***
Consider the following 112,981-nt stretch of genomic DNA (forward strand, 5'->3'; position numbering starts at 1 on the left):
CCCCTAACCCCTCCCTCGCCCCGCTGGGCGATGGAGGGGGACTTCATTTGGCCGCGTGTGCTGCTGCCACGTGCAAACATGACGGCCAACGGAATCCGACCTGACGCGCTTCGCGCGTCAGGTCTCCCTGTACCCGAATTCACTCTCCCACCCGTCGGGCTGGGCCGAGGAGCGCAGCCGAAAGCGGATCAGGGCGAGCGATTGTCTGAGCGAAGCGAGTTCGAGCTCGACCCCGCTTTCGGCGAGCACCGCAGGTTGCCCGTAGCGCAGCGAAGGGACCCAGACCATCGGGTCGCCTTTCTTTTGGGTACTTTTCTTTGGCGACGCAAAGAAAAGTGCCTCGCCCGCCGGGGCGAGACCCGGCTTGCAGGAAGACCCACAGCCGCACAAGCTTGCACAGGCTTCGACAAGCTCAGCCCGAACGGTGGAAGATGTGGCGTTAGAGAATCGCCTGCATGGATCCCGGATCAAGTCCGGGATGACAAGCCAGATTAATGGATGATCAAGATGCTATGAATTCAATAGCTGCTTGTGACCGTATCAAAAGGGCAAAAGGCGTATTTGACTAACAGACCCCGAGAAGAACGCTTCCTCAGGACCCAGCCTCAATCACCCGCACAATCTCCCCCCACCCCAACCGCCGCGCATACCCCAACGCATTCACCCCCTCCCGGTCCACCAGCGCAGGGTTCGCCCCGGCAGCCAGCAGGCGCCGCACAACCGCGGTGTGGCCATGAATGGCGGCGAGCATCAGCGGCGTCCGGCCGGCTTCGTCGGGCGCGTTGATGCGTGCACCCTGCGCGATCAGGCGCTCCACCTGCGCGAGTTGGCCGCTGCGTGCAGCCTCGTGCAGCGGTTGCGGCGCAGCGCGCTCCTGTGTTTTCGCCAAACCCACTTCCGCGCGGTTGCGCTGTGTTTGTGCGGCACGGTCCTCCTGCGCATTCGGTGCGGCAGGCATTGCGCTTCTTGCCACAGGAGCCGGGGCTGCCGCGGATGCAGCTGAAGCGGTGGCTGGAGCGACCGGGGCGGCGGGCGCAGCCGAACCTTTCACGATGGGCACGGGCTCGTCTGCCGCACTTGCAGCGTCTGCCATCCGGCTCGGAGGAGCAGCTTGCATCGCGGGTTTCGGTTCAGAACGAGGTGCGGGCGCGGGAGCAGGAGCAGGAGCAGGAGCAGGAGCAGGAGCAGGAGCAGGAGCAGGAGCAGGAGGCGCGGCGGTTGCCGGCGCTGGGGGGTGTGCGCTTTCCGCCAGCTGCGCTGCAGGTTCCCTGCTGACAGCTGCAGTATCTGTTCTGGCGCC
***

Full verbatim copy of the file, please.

Consider the following 112,981-nt stretch of genomic DNA (forward strand, 5'->3'; position numbering starts at 1 on the left):
CCCCTAACCCCTCCCTCGCCCCGCTGGGCGATGGAGGGGGACTTCATTTGGCCGCGTGTGCTGCTGCCACGTGCAAACATGACGGCCAACGGAATCCGACCTGACGCGCTTCGCGCGTCAGGTCTCCCTGTACCCGAATTCACTCTCCCACCCGTCGGGCTGGGCCGAGGAGCGCAGCCGAAAGCGGATCAGGGCGAGCGATTGTCTGAGCGAAGCGAGTTCGAGCTCGACCCCGCTTTCGGCGAGCACCGCAGGTTGCCCGTAGCGCAGCGAAGGGACCCAGACCATCGGGTCGCCTTTCTTTTGGGTACTTTTCTTTGGCGACGCAAAGAAAAGTGCCTCGCCCGCCGGGGCGAGACCCGGCTTGCAGGAAGACCCACAGCCGCACAAGCTTGCACAGGCTTCGACAAGCTCAGCCCGAACGGTGGAAGATGTGGCGTTAGAGAATCGCCTGCATGGATCCCGGATCAAGTCCGGGATGACAAGCCAGATTAATGGATGATCAAGATGCTATGAATTCAATAGCTGCTTGTGACCGTATCAAAAGGGCAAAAGGCGTATTTGACTAACAGACCCCGAGAAGAACGCTTCCTCAGGACCCAGCCTCAATCACCCGCACAATCTCCCCCCACCCCAACCGCCGCGCATACCCCAACGCATTCACCCCCTCCCGGTCCACCAGCGCAGGGTTCGCCCCGGCAGCCAGCAGGCGCCGCACAACCGCGGTGTGGCCATGAATGGCGGCGAGCATCAGCGGCGTCCGGCCGGCTTCGTCGGGCGCGTTGATGCGTGCACCCTGCGCGATCAGGCGCTCCACCTGCGCGAGTTGGCCGCTGCGTGCAGCCTCGTGCAGCGGTTGCGGCGCAGCGCGCTCCTGTGTTTTCGCCAAACCCACTTCCGCGCGGTTGCGCTGTGTTTGTGCGGCACGGTCCTCCTGCGCATTCGGTGCGGCAGGCATTGCGCTTCTTGCCACAGGAGCCGGGGCTGCCGCGGATGCAGCTGAAGCGGTGGCTGGAGCGACCGGGGCGGCGGGCGCAGCCGAACCTTTCACGATGGGCACGGGCTCGTCTGCCGCACTTGCAGCGTCTGCCATCCGGCTCGGAGGAGCAGCTTGCATCGCGGGTTTCGGTTCAGAACGAGGTGCGGGCGCGGGAGCAGGAGCAGGAGCAGGAGCAGGAGCAGGAGCAGGAGCAGGAGCAGGAGCAGGAGGCGCGGCGGTTGCCGGCGCTGGGGGGTGTGCGCTTTCCGCCAGCTGCGCTGCAGGTTCCCTGCTGACAGCTGCAGTATCTGTTCTGGCGCC